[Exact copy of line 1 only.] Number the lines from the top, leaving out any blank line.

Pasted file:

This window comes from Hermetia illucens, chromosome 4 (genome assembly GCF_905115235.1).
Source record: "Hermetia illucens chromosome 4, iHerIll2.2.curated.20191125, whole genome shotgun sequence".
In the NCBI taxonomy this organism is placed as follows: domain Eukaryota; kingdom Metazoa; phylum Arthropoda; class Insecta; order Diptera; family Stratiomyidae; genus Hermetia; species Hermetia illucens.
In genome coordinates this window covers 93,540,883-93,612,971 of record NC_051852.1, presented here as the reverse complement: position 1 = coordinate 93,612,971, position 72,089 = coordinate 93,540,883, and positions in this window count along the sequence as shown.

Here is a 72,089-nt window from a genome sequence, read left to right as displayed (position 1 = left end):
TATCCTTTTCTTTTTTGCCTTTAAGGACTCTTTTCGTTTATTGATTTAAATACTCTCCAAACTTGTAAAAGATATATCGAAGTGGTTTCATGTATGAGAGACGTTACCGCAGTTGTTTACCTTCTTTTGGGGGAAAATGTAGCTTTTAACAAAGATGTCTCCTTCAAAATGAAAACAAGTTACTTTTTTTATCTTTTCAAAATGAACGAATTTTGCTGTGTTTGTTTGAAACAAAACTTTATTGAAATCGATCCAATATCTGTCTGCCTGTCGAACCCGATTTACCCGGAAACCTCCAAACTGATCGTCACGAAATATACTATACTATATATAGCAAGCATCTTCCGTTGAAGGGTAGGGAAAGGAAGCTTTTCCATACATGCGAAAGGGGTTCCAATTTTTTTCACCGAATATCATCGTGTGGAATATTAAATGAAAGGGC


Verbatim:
This window comes from Hermetia illucens, chromosome 4 (genome assembly GCF_905115235.1).